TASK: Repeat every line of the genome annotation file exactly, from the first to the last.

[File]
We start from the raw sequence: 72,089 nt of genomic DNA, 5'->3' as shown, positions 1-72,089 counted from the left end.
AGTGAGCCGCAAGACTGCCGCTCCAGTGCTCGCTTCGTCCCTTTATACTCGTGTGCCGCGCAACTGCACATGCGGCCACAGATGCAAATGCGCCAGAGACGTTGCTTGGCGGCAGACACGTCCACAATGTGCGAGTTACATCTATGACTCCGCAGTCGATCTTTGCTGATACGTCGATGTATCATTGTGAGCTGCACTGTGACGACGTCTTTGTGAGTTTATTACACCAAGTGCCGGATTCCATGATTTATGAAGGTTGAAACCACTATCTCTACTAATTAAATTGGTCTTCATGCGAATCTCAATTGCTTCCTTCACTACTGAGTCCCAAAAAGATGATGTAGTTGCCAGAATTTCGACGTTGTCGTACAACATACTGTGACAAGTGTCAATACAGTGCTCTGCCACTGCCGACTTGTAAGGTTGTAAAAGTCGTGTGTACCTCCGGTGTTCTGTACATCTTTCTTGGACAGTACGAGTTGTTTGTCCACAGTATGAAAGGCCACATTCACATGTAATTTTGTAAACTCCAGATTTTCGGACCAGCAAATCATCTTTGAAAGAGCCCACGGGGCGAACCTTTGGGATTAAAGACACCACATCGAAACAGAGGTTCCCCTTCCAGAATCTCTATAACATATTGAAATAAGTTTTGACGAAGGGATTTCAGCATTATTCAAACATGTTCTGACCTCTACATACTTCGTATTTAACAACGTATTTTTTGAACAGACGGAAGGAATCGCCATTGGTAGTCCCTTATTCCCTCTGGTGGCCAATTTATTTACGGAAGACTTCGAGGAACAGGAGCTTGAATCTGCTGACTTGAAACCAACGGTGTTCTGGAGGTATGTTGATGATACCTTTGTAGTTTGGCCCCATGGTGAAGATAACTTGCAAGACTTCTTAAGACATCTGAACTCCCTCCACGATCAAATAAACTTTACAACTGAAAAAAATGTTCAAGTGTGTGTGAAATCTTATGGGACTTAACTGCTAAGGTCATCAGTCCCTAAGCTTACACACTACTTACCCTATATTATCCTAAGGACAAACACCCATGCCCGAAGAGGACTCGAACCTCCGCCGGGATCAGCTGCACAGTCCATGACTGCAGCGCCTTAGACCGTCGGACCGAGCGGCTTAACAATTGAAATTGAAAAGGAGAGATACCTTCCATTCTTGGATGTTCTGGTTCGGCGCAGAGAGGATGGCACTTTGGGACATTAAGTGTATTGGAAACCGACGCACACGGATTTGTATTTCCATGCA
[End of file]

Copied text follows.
We start from the raw sequence: 72,089 nt of genomic DNA, 5'->3' as shown, positions 1-72,089 counted from the left end.
AGTGAGCCGCAAGACTGCCGCTCCAGTGCTCGCTTCGTCCCTTTATACTCGTGTGCCGCGCAACTGCACATGCGGCCACAGATGCAAATGCGCCAGAGACGTTGCTTGGCGGCAGACACGTCCACAATGTGCGAGTTACATCTATGACTCCGCAGTCGATCTTTGCTGATACGTCGATGTATCATTGTGAGCTGCACTGTGACGACGTCTTTGTGAGTTTATTACACCAAGTGCCGGATTCCATGATTTATGAAGGTTGAAACCACTATCTCTACTAATTAAATTGGTCTTCATGCGAATCTCAATTGCTTCCTTCACTACTGAGTCCCAAAAAGATGATGTAGTTGCCAGAATTTCGACGTTGTCGTACAACATACTGTGACAAGTGTCAATACAGTGCTCTGCCACTGCCGACTTGTAAGGTTGTAAAAGTCGTGTGTACCTCCGGTGTTCTGTACATCTTTCTTGGACAGTACGAGTTGTTTGTCCACAGTATGAAAGGCCACATTCACATGTAATTTTGTAAACTCCAGATTTTCGGACCAGCAAATCATCTTTGAAAGAGCCCACGGGGCGAACCTTTGGGATTAAAGACACCACATCGAAACAGAGGTTCCCCTTCCAGAATCTCTATAACATATTGAAATAAGTTTTGACGAAGGGATTTCAGCATTATTCAAACATGTTCTGACCTCTACATACTTCGTATTTAACAACGTATTTTTTGAACAGACGGAAGGAATCGCCATTGGTAGTCCCTTATTCCCTCTGGTGGCCAATTTATTTACGGAAGACTTCGAGGAACAGGAGCTTGAATCTGCTGACTTGAAACCAACGGTGTTCTGGAGGTATGTTGATGATACCTTTGTAGTTTGGCCCCATGGTGAAGATAACTTGCAAGACTTCTTAAGACATCTGAACTCCCTCCACGATCAAATAAACTTTACAACTGAAAAAAATGTTCAAGTGTGTGTGAAATCTTATGGGACTTAACTGCTAAGGTCATCAGTCCCTAAGCTTACACACTACTTACCCTATATTATCCTAAGGACAAACACCCATGCCCGAAGAGGACTCGAACCTCCGCCGGGATCAGCTGCACAGTCCATGACTGCAGCGCCTTAGACCGTCGGACCGAGCGGCTTAACAATTGAAATTGAAAAGGAGAGATACCTTCCATTCTTGGATGTTCTGGTTCGGCGCAGAGAGGATGGCACTTTGGGACATTAAGTGTATTGGAAACCGACGCACACGGATTTGTATTTCCATGCA